Since its development by Facebook, React hit the web and mobile development world by storm. Aside from its growing global community and innovative libraries, a single developer can go from coding complex web interfaces, to easily building effective and scalable mobile applications with almost the same code. This affords various benefits to both the developer and the employer as far as budget and timelines are concerned.

Among the challenges that JavaScript web developers are presented with when building mobile applications is creating great user experiences in regards to platform specific design and interaction. Android and iOS platforms have significantly different approaches to design and layout, and the topic of approaching these from a React Native stance is something that is continuously evolving amongst the community.

The objective of this article is to cover some of the fundamental differences when creating a mobile app for both iOS and Android devices with React Native using the same codebase. By the end of the article, you will have the confidence to design your components in a platform specific way. Let’s take an overview of the two philosophies and learn about the two most valuable resources we will be referring to throughout the article.

Android Devices and Material Design

In 2014, Google developed a design language called Material Design. The idea behind it was to digitally emulate the perception of material objects, which have surfaces, edges, seams and shadows. Material Design makes extensive use of the card motive in grid based layouts and encourages the use of animations, transitions, and using light and shadow to create depth. When you use apps like Gmail, YouTube, Google Drive, Google Maps, or any other Google apps, you will see Material Design in full action.

Material Design Guidelines: https://developer.android.com/design/index.html

iOS Human Interface Design

While Android makes use of the Material Design approach, Apple has their own Design Principles that govern what makes iOS apps outstanding. The three themes that drive great iOS UI are clarity, deference and depth.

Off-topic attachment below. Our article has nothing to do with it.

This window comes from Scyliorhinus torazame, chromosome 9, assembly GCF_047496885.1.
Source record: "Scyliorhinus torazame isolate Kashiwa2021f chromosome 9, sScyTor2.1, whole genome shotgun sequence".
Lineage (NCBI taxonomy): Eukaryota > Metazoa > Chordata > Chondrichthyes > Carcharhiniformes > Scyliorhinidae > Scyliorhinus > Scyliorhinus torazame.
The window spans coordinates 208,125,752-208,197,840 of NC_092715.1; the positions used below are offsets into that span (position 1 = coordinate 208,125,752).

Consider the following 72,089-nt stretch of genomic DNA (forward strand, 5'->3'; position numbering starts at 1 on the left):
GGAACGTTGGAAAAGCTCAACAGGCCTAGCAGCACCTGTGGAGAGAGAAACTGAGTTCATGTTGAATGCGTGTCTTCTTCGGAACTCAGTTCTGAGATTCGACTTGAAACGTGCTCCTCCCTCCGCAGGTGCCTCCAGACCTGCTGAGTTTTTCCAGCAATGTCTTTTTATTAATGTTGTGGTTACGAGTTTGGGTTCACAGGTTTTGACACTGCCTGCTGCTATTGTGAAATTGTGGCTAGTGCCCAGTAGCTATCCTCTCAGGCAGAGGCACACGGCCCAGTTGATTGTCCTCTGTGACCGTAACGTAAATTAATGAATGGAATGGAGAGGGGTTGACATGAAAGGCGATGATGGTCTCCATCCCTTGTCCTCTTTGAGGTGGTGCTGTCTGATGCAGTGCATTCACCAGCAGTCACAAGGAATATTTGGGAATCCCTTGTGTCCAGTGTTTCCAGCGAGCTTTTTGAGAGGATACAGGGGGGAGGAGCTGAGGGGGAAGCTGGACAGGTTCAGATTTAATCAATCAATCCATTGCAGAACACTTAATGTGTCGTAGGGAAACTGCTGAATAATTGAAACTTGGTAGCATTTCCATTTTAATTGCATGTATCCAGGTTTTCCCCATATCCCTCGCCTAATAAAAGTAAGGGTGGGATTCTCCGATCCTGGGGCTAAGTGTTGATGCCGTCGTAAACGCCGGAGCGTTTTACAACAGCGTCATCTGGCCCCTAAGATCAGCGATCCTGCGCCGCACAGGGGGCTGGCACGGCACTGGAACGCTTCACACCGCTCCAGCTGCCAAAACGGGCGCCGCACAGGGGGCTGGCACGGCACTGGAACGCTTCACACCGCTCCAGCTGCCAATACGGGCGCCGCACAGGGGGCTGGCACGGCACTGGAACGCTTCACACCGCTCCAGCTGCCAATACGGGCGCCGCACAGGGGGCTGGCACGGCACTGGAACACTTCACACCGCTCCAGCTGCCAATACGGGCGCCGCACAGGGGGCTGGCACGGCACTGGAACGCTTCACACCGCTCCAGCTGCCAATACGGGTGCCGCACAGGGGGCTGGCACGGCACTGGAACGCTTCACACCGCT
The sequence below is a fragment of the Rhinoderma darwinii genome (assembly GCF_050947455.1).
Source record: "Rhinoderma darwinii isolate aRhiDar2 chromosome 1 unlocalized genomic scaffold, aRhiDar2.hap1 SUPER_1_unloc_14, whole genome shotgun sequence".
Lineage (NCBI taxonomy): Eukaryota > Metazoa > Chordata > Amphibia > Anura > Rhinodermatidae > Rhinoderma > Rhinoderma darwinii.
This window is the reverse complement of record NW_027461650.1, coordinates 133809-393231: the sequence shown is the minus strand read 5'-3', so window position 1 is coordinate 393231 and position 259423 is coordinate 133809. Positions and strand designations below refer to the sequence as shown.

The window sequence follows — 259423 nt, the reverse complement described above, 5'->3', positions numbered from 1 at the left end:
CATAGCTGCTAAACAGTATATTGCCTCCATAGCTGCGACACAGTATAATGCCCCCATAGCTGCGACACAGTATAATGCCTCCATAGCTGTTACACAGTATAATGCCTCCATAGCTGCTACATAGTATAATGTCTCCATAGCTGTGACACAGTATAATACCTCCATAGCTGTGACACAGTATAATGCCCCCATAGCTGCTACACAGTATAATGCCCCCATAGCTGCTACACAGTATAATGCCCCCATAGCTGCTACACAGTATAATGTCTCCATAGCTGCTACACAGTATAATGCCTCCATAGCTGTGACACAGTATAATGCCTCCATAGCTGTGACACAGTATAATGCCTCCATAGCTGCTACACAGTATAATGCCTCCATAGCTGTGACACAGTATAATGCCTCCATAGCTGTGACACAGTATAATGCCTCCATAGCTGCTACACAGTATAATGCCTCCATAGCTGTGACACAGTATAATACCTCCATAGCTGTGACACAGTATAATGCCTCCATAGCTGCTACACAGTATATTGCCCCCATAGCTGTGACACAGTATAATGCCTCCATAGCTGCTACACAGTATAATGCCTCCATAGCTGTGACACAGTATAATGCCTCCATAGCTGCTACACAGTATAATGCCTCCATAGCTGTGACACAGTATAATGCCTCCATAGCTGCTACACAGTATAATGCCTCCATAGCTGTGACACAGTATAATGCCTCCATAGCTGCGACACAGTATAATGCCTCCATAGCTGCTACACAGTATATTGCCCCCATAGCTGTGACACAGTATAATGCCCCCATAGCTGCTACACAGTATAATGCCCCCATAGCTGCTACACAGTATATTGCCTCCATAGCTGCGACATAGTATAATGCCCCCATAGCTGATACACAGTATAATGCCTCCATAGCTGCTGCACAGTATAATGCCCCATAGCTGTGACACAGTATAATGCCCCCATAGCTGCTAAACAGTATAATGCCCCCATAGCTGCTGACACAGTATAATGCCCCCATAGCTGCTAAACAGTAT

Summed up, this UI philosophy calls for a focus on content first and a thoughtful use of external effects, used appropriately to bridge the gap between design and functionality. The use of layers and motions should aid in conveying hierarchy, while use of space, color, images, and other elements should subtly highlight important content whilst conveying interactivity.

iOS: https://developer.apple.com/ios/human-interface-guidelines/overview/themes

The images I use as examples in this article come from the resources that I include at the end.

The Platform API in React Native

Platform is a module that is shipped with React Native and allows us to conditionally render UI based on the current operating system that is running your application. This enables us to write Android and iOS code in the same components. Rendering an iOS and Android button based on the operating system would look something like:

 render( ) {
  return ( ) {
    <TouchableOpacity style={ Platform.OS === ‘ios’ ? 
       styles.iosBtn : 
       styles.androidBtn }>
      <Text>My Button</Text>
    </TouchableOpacity/>
   }
 }

In regards to the larger architecture of your app, creating view containers makes the tasks of rendering different components within each view clean, organized and easy to understand.

Read more about Platform API: https://facebook.github.io/react-native/docs/platform-specific-code.html

Navigation

The importance of Navigation is considerable. It is what determines how users get around and find important destinations in your app. Android and iOS have two very different approaches. It is vital to plan the structure of your screens and how they relate, by deciding what the most important destinations are and how you think your users will behave when finding content. Keep in mind that Android has a built-in back button, and iOS does not, and usually makes use of a chevron “back” button in the navbar.

Android typically utilizes a drawer that slides out with options to navigate the top levels of your app, whereas iOS users are used to tabs at the bottom of the screen.

Android Drawer Menu

Android Drawer Menu

 

 

IOS Tab Bar

IOS Tab Bar

 

 

 

 

 

 

 

 

Tabs in Android apps will generally be at the top of the screen as opposed to the bottom like on iOS, though finding apps that use bottom tab bars on Android is becoming used more often. (Tab bar on top still however is more ‘Androidy’).

Tabs in Android apps will generally be at the top of the screen

Android tab menu on top

Android tab menu bottom

Android tab menu bottom

 

 

 

 

 

 

 

 

 

 

Buttons

There are three commonly used button types in Android. They all display ink reactions upon being pressed.

Floating action button, if you want it to be always available:

 

Android Floating Button

 

Android raised button

 

Android flat button

 

Placement of Android buttons:

  • Forms – left
  • Dialogs – right
  • Cards – left

iOS buttons have a flat display

 

Flat iOS button

Flat iOS button

 

iOS button positioning:

  • Dialog – center
  • Card – wide, center